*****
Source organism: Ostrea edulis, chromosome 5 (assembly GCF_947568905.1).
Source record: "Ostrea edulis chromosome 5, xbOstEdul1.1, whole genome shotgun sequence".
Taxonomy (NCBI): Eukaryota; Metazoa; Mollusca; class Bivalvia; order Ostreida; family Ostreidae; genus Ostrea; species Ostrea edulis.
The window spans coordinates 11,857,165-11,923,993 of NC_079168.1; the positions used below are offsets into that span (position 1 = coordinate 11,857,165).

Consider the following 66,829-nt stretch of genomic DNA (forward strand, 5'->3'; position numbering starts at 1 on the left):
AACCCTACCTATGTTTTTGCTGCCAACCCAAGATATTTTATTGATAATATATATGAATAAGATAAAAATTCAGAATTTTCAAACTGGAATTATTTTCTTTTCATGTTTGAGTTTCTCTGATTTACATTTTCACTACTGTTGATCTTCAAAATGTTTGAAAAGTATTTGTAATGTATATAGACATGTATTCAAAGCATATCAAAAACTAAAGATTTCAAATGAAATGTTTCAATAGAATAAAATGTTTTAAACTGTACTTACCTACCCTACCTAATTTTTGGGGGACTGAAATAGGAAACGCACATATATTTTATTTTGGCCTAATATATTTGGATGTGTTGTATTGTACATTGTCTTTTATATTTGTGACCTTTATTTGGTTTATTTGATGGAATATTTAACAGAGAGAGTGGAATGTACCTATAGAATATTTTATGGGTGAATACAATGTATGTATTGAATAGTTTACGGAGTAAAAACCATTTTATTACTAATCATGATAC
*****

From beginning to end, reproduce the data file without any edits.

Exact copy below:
Source organism: Ostrea edulis, chromosome 5 (assembly GCF_947568905.1).
Source record: "Ostrea edulis chromosome 5, xbOstEdul1.1, whole genome shotgun sequence".
Taxonomy (NCBI): Eukaryota; Metazoa; Mollusca; class Bivalvia; order Ostreida; family Ostreidae; genus Ostrea; species Ostrea edulis.
The window spans coordinates 11,857,165-11,923,993 of NC_079168.1; the positions used below are offsets into that span (position 1 = coordinate 11,857,165).

Consider the following 66,829-nt stretch of genomic DNA (forward strand, 5'->3'; position numbering starts at 1 on the left):
AACCCTACCTATGTTTTTGCTGCCAACCCAAGATATTTTATTGATAATATATATGAATAAGATAAAAATTCAGAATTTTCAAACTGGAATTATTTTCTTTTCATGTTTGAGTTTCTCTGATTTACATTTTCACTACTGTTGATCTTCAAAATGTTTGAAAAGTATTTGTAATGTATATAGACATGTATTCAAAGCATATCAAAAACTAAAGATTTCAAATGAAATGTTTCAATAGAATAAAATGTTTTAAACTGTACTTACCTACCCTACCTAATTTTTGGGGGACTGAAATAGGAAACGCACATATATTTTATTTTGGCCTAATATATTTGGATGTGTTGTATTGTACATTGTCTTTTATATTTGTGACCTTTATTTGGTTTATTTGATGGAATATTTAACAGAGAGAGTGGAATGTACCTATAGAATATTTTATGGGTGAATACAATGTATGTATTGAATAGTTTACGGAGTAAAAACCATTTTATTACTAATCATGATAC